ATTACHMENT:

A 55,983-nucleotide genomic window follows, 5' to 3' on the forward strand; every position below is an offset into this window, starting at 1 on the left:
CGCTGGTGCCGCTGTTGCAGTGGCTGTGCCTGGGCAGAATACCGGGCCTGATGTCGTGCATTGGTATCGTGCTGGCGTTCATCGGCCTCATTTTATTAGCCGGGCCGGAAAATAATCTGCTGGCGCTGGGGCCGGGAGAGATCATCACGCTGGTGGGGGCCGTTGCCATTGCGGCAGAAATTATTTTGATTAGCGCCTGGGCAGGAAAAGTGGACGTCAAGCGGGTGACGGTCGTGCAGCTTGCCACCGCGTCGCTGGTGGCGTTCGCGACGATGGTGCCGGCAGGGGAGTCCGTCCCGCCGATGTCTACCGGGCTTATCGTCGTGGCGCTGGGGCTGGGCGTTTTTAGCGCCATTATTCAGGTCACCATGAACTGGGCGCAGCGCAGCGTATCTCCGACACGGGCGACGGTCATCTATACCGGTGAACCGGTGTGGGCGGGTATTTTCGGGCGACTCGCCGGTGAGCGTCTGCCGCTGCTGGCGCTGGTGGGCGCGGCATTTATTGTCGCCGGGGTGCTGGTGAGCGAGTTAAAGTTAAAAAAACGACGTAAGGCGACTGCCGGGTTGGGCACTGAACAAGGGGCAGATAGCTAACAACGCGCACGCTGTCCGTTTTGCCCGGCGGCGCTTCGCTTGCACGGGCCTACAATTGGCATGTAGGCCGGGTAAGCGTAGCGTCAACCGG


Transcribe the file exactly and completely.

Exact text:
A 55,983-nucleotide genomic window follows, 5' to 3' on the forward strand; every position below is an offset into this window, starting at 1 on the left:
CGCTGGTGCCGCTGTTGCAGTGGCTGTGCCTGGGCAGAATACCGGGCCTGATGTCGTGCATTGGTATCGTGCTGGCGTTCATCGGCCTCATTTTATTAGCCGGGCCGGAAAATAATCTGCTGGCGCTGGGGCCGGGAGAGATCATCACGCTGGTGGGGGCCGTTGCCATTGCGGCAGAAATTATTTTGATTAGCGCCTGGGCAGGAAAAGTGGACGTCAAGCGGGTGACGGTCGTGCAGCTTGCCACCGCGTCGCTGGTGGCGTTCGCGACGATGGTGCCGGCAGGGGAGTCCGTCCCGCCGATGTCTACCGGGCTTATCGTCGTGGCGCTGGGGCTGGGCGTTTTTAGCGCCATTATTCAGGTCACCATGAACTGGGCGCAGCGCAGCGTATCTCCGACACGGGCGACGGTCATCTATACCGGTGAACCGGTGTGGGCGGGTATTTTCGGGCGACTCGCCGGTGAGCGTCTGCCGCTGCTGGCGCTGGTGGGCGCGGCATTTATTGTCGCCGGGGTGCTGGTGAGCGAGTTAAAGTTAAAAAAACGACGTAAGGCGACTGCCGGGTTGGGCACTGAACAAGGGGCAGATAGCTAACAACGCGCACGCTGTCCGTTTTGCCCGGCGGCGCTTCGCTTGCACGGGCCTACAATTGGCATGTAGGCCGGGTAAGCGTAGCGTCAACCGG